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He Once Was a King
"He coulda been a king" (Malamud 217). In the novel The Natural by Bernard Malamud, Roy Hobbs exhibits a dichotomy of personality because he is brilliantly talented and yet tragically flawed. Roy's immaturity with women, greed for fame and fortune, and lack of work ethic eventually lead to his ultimate destruction. Thus, Roy Hobbs' actions contribute to the deterioration of his own fate.
Roy's lack of maturity with women leads to greater loneliness. The one and only woman that appreciates Roy is Iris Lemon, and he turns her away because she possesses a quality unfamiliar to Roy, namely maturity. Her beauty and affection attract Roy, but when he learns that she is a grandmother, Roy's attraction no longer exists. He is afraid that associating with Iris means he too must grow up. "'You filthy scum, I hate your guts and always have since the day you murdered Bump,'" says Memo (another woman in the novel) to Roy. Throughout the story, Roy is oblivious to the true nature of his relationship with Memo, until she must finally spell it out at the end of the novel. As a result, Memo's understanding of the relationship allows her to toy with his heart. "A twisted dagger of smoke drifted up from the gun barrel." Roy's inexperience leads him to a private and tragic encounter with Harriet Bird (a third woman in the novel). His naivete with women results in a vulnerable position.
Roy Hobb's greed for fame and fortune also contributes to his downfall. When Harriet Bird asks Roy, "'what will you hope to accomplish,'" Roy replies he will be the best player there ever was. This surprises Harriet, and she asks, "'is that all?'" In this example, Roy reveals that his priorities revolve around his fame and popularity. Nonetheless, Roy limits his life to just baseball and ignores other aspects of living, aspects which shape one's personality. Towards the end of the novel, the Judge bribes Roy to throw the game for money and says Roy may lose Memo to "'a better provider.'" Roy accepts the offer, knowing that money is the only way he can keep Memo. Roy's greed puts money above all, including those he loves most, Pop and the team. "Gus's blue, depressed eye hunted around for a way out but his glass one gleamed like a lamp in a graveyard." In this instance, a gambler named Gus embarrasses Roy in the presence of Memo through a series of bets. In order to regain his popularity, Roy purposely makes Gus look like the fool through a progression of magic tricks; and Roy then regains the attention of the crowd. Throughout the novel, Roy's priorities are misplaced and, consequently, lead to his ultimate destruction.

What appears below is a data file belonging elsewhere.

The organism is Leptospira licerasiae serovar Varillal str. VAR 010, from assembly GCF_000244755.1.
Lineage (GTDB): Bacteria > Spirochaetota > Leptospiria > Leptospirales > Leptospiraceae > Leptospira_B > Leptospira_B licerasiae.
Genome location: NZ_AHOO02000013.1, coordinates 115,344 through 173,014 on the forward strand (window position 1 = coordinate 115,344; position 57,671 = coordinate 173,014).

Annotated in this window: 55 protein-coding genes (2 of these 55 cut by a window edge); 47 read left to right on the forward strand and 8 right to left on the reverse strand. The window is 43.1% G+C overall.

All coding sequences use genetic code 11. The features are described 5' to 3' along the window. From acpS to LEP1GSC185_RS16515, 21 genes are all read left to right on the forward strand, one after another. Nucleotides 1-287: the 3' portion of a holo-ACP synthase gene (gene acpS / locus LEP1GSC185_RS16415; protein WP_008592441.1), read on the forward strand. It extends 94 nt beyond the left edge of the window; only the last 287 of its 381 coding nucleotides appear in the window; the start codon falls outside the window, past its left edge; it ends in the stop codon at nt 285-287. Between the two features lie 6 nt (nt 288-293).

Roy Hobbs' natural ability leads him to believe he can achieve greatness with little effort. Malamud's title The Natural strongly suggests this naivete. The title suggests that Roy is a natural in the game and was born with his greatness. This greatness that he possesses is not developed through work but is simply part of his genetic code. In addition, when Roy's hitting is in a slump, he asks Pop, "'what do I have to do to get out of this?'" Roy relies on others to help him relieve him of his problem instead of disciplining himself to resolve his slump through hard work, or practice. He believes that this slump is nothing but a casual phase for a hitter and that he will just wait for it to pass. Pop tells Roy, "'I would give my whole life to win this game and take the pennant.'" Unlike Pop, Roy has not faced failure in baseball and, therefore, does not understand the hardship required in winning a pennant. Roy's lack of work ethic makes the desire for the title no more valued than common cash. Due to Roy's inability to grow beyond his natural gifts, he is always destined to strike out in life.
Roy Hobbs' immaturity with women, greed for fame and fortune, and lack of work ethic jeopardize not only his career but also his life. Consequently, Roy's life is only a glimpse of what could have been, thus making him just another face in the crowd. His
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The Natural, Roy, Bernard Malamud
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